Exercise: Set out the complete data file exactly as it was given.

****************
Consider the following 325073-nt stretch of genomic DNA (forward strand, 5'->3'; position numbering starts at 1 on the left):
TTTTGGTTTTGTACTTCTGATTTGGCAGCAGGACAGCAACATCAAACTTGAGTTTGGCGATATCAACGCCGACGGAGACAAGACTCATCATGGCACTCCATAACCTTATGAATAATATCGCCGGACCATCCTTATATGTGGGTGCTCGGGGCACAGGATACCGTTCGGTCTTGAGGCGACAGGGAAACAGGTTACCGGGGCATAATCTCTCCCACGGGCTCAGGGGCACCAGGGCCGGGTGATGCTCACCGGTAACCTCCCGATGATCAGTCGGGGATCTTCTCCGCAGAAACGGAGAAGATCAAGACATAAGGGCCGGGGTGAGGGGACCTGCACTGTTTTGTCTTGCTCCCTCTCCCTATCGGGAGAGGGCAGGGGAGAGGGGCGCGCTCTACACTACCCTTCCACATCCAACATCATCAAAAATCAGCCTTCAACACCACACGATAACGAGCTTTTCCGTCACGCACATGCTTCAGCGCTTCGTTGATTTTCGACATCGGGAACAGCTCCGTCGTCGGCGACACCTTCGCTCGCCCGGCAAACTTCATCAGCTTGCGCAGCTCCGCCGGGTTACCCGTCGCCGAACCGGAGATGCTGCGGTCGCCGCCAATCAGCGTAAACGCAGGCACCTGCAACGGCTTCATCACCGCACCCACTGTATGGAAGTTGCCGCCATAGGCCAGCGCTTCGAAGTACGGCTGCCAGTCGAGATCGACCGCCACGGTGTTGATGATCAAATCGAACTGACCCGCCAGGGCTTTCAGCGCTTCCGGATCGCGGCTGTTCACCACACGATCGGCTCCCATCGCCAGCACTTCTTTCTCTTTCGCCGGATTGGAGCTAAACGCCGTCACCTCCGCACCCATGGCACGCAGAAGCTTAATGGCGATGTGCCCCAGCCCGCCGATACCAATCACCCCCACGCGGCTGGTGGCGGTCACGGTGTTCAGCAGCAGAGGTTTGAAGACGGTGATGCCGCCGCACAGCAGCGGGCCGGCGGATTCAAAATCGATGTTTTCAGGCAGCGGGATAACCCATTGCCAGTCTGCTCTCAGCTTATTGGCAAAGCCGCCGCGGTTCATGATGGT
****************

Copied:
Consider the following 325073-nt stretch of genomic DNA (forward strand, 5'->3'; position numbering starts at 1 on the left):
TTTTGGTTTTGTACTTCTGATTTGGCAGCAGGACAGCAACATCAAACTTGAGTTTGGCGATATCAACGCCGACGGAGACAAGACTCATCATGGCACTCCATAACCTTATGAATAATATCGCCGGACCATCCTTATATGTGGGTGCTCGGGGCACAGGATACCGTTCGGTCTTGAGGCGACAGGGAAACAGGTTACCGGGGCATAATCTCTCCCACGGGCTCAGGGGCACCAGGGCCGGGTGATGCTCACCGGTAACCTCCCGATGATCAGTCGGGGATCTTCTCCGCAGAAACGGAGAAGATCAAGACATAAGGGCCGGGGTGAGGGGACCTGCACTGTTTTGTCTTGCTCCCTCTCCCTATCGGGAGAGGGCAGGGGAGAGGGGCGCGCTCTACACTACCCTTCCACATCCAACATCATCAAAAATCAGCCTTCAACACCACACGATAACGAGCTTTTCCGTCACGCACATGCTTCAGCGCTTCGTTGATTTTCGACATCGGGAACAGCTCCGTCGTCGGCGACACCTTCGCTCGCCCGGCAAACTTCATCAGCTTGCGCAGCTCCGCCGGGTTACCCGTCGCCGAACCGGAGATGCTGCGGTCGCCGCCAATCAGCGTAAACGCAGGCACCTGCAACGGCTTCATCACCGCACCCACTGTATGGAAGTTGCCGCCATAGGCCAGCGCTTCGAAGTACGGCTGCCAGTCGAGATCGACCGCCACGGTGTTGATGATCAAATCGAACTGACCCGCCAGGGCTTTCAGCGCTTCCGGATCGCGGCTGTTCACCACACGATCGGCTCCCATCGCCAGCACTTCTTTCTCTTTCGCCGGATTGGAGCTAAACGCCGTCACCTCCGCACCCATGGCACGCAGAAGCTTAATGGCGATGTGCCCCAGCCCGCCGATACCAATCACCCCCACGCGGCTGGTGGCGGTCACGGTGTTCAGCAGCAGAGGTTTGAAGACGGTGATGCCGCCGCACAGCAGCGGGCCGGCGGATTCAAAATCGATGTTTTCAGGCAGCGGGATAACCCATTGCCAGTCTGCTCTCAGCTTATTGGCAAAGCCGCCGCGGTTCATGATGGT